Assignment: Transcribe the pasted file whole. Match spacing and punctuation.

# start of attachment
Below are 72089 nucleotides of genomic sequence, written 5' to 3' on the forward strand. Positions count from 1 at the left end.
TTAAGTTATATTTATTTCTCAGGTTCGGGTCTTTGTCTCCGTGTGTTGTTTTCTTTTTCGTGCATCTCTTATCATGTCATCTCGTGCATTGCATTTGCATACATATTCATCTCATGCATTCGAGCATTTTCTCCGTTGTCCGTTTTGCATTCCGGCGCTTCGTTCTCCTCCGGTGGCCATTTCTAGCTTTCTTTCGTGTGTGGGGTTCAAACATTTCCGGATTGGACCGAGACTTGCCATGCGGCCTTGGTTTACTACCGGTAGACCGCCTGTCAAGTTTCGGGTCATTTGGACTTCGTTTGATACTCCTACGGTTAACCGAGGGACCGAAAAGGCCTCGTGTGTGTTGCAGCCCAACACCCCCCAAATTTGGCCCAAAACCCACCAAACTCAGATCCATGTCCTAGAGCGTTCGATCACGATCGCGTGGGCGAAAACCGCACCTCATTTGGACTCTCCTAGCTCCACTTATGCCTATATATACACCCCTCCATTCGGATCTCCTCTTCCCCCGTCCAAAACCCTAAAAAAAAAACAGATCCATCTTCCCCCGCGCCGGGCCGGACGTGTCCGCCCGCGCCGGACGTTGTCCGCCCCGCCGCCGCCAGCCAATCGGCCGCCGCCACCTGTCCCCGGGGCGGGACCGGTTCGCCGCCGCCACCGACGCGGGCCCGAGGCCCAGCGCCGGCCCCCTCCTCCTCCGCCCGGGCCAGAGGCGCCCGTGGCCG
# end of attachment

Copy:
Below are 72089 nucleotides of genomic sequence, written 5' to 3' on the forward strand. Positions count from 1 at the left end.
TTAAGTTATATTTATTTCTCAGGTTCGGGTCTTTGTCTCCGTGTGTTGTTTTCTTTTTCGTGCATCTCTTATCATGTCATCTCGTGCATTGCATTTGCATACATATTCATCTCATGCATTCGAGCATTTTCTCCGTTGTCCGTTTTGCATTCCGGCGCTTCGTTCTCCTCCGGTGGCCATTTCTAGCTTTCTTTCGTGTGTGGGGTTCAAACATTTCCGGATTGGACCGAGACTTGCCATGCGGCCTTGGTTTACTACCGGTAGACCGCCTGTCAAGTTTCGGGTCATTTGGACTTCGTTTGATACTCCTACGGTTAACCGAGGGACCGAAAAGGCCTCGTGTGTGTTGCAGCCCAACACCCCCCAAATTTGGCCCAAAACCCACCAAACTCAGATCCATGTCCTAGAGCGTTCGATCACGATCGCGTGGGCGAAAACCGCACCTCATTTGGACTCTCCTAGCTCCACTTATGCCTATATATACACCCCTCCATTCGGATCTCCTCTTCCCCCGTCCAAAACCCTAAAAAAAAAACAGATCCATCTTCCCCCGCGCCGGGCCGGACGTGTCCGCCCGCGCCGGACGTTGTCCGCCCCGCCGCCGCCAGCCAATCGGCCGCCGCCACCTGTCCCCGGGGCGGGACCGGTTCGCCGCCGCCACCGACGCGGGCCCGAGGCCCAGCGCCGGCCCCCTCCTCCTCCGCCCGGGCCAGAGGCGCCCGTGGCCG